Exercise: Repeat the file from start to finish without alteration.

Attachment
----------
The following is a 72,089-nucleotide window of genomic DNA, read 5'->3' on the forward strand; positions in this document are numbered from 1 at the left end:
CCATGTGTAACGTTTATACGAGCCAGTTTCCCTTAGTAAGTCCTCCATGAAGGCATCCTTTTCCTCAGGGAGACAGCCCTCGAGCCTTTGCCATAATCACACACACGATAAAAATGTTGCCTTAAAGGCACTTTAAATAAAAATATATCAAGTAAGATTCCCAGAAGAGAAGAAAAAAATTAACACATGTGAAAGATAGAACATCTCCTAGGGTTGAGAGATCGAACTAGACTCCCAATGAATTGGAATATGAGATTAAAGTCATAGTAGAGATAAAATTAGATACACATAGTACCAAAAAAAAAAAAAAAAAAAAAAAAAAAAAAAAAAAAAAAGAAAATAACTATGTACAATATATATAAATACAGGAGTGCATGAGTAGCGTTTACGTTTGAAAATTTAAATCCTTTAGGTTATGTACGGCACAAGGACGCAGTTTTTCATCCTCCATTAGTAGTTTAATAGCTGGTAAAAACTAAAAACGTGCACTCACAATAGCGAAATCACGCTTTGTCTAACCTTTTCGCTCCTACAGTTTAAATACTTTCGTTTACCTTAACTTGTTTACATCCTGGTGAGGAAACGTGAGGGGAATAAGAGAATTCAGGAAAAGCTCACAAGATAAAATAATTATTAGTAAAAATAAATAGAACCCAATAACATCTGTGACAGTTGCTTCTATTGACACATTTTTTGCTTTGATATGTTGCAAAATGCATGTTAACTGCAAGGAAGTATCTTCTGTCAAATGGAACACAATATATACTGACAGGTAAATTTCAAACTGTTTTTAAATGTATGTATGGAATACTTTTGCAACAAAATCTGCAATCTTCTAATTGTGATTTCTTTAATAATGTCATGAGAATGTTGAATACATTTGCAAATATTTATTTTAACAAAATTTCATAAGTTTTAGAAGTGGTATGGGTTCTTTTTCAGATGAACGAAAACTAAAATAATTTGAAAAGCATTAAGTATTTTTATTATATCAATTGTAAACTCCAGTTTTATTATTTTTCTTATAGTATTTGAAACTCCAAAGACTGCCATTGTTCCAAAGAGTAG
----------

The following is a 72,089-nucleotide window of genomic DNA, read 5'->3' on the forward strand; positions in this document are numbered from 1 at the left end:
CCATGTGTAACGTTTATACGAGCCAGTTTCCCTTAGTAAGTCCTCCATGAAGGCATCCTTTTCCTCAGGGAGACAGCCCTCGAGCCTTTGCCATAATCACACACACGATAAAAATGTTGCCTTAAAGGCACTTTAAATAAAAATATATCAAGTAAGATTCCCAGAAGAGAAGAAAAAAATTAACACATGTGAAAGATAGAACATCTCCTAGGGTTGAGAGATCGAACTAGACTCCCAATGAATTGGAATATGAGATTAAAGTCATAGTAGAGATAAAATTAGATACACATAGTACCAAAAAAAAAAAAAAAAAAAAAAAAAAAAAAAAAAAAAAAGAAAATAACTATGTACAATATATATAAATACAGGAGTGCATGAGTAGCGTTTACGTTTGAAAATTTAAATCCTTTAGGTTATGTACGGCACAAGGACGCAGTTTTTCATCCTCCATTAGTAGTTTAATAGCTGGTAAAAACTAAAAACGTGCACTCACAATAGCGAAATCACGCTTTGTCTAACCTTTTCGCTCCTACAGTTTAAATACTTTCGTTTACCTTAACTTGTTTACATCCTGGTGAGGAAACGTGAGGGGAATAAGAGAATTCAGGAAAAGCTCACAAGATAAAATAATTATTAGTAAAAATAAATAGAACCCAATAACATCTGTGACAGTTGCTTCTATTGACACATTTTTTGCTTTGATATGTTGCAAAATGCATGTTAACTGCAAGGAAGTATCTTCTGTCAAATGGAACACAATATATACTGACAGGTAAATTTCAAACTGTTTTTAAATGTATGTATGGAATACTTTTGCAACAAAATCTGCAATCTTCTAATTGTGATTTCTTTAATAATGTCATGAGAATGTTGAATACATTTGCAAATATTTATTTTAACAAAATTTCATAAGTTTTAGAAGTGGTATGGGTTCTTTTTCAGATGAACGAAAACTAAAATAATTTGAAAAGCATTAAGTATTTTTATTATATCAATTGTAAACTCCAGTTTTATTATTTTTCTTATAGTATTTGAAACTCCAAAGACTGCCATTGTTCCAAAGAGTAG